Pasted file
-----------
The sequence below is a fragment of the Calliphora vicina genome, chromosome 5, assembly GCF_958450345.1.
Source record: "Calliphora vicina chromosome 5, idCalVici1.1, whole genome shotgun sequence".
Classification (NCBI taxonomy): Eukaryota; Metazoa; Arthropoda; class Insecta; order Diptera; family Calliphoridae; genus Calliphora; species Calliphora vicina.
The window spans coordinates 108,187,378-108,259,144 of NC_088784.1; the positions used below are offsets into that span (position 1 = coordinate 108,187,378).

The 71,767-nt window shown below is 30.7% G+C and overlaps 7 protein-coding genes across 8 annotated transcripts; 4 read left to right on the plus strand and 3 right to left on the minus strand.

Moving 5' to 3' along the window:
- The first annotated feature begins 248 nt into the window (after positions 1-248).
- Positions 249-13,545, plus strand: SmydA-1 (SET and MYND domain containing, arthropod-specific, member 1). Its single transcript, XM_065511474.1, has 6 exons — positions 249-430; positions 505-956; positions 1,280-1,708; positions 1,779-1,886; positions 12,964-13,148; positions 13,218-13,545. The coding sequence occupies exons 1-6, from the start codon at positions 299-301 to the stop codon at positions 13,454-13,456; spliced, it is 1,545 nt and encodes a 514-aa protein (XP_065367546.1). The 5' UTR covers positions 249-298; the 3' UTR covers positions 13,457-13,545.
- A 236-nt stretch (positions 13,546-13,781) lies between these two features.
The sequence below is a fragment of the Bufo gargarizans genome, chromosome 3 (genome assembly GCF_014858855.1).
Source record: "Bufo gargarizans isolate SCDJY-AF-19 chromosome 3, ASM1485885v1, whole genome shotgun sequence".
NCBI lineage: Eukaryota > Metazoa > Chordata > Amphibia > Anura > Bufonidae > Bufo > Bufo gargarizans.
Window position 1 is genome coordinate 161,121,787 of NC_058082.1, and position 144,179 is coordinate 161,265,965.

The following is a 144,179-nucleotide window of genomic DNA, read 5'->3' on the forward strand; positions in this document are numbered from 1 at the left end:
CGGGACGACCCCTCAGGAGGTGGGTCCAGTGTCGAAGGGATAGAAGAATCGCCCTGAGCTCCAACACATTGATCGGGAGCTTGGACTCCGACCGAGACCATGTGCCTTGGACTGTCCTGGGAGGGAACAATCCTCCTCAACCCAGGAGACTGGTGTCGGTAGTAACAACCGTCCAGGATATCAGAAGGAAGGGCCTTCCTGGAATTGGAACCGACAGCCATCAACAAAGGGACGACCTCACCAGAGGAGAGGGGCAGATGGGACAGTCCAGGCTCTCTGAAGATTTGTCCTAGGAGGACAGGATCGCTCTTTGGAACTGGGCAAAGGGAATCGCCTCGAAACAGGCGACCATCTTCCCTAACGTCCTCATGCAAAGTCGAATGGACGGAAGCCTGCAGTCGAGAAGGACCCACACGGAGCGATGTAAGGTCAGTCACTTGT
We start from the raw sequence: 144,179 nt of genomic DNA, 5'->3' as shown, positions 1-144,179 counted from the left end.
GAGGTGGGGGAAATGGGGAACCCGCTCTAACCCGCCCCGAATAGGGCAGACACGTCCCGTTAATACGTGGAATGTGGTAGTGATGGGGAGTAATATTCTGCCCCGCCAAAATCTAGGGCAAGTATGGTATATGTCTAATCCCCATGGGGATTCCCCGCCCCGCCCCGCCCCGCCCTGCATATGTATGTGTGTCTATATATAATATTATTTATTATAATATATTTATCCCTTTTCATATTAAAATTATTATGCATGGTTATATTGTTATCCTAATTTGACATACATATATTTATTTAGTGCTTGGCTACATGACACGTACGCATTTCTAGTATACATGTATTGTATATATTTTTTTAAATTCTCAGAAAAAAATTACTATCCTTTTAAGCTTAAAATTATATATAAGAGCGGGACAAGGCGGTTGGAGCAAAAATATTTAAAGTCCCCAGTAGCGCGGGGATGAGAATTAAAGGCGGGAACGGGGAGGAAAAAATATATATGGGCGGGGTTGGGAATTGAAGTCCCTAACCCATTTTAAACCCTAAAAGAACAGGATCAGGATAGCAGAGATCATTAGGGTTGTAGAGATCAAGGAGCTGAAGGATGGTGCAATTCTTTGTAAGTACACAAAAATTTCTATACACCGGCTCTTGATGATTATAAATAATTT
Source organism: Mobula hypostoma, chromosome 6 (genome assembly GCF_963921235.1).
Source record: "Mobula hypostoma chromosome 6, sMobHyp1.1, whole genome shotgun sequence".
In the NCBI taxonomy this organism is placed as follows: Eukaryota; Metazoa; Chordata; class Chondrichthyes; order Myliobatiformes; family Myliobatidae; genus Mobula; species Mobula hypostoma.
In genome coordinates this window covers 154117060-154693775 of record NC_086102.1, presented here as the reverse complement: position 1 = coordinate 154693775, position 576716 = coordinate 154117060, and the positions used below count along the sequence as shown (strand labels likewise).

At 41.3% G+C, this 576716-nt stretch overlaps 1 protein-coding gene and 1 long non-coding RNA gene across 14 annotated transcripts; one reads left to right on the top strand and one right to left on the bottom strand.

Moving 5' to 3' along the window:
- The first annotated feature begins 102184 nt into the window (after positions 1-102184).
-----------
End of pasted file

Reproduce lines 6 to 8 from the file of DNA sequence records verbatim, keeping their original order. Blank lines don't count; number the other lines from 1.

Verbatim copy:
Moving 5' to 3' along the window:
- The first annotated feature begins 248 nt into the window (after positions 1-248).
- Positions 249-13,545, plus strand: SmydA-1 (SET and MYND domain containing, arthropod-specific, member 1). Its single transcript, XM_065511474.1, has 6 exons — positions 249-430; positions 505-956; positions 1,280-1,708; positions 1,779-1,886; positions 12,964-13,148; positions 13,218-13,545. The coding sequence occupies exons 1-6, from the start codon at positions 299-301 to the stop codon at positions 13,454-13,456; spliced, it is 1,545 nt and encodes a 514-aa protein (XP_065367546.1). The 5' UTR covers positions 249-298; the 3' UTR covers positions 13,457-13,545.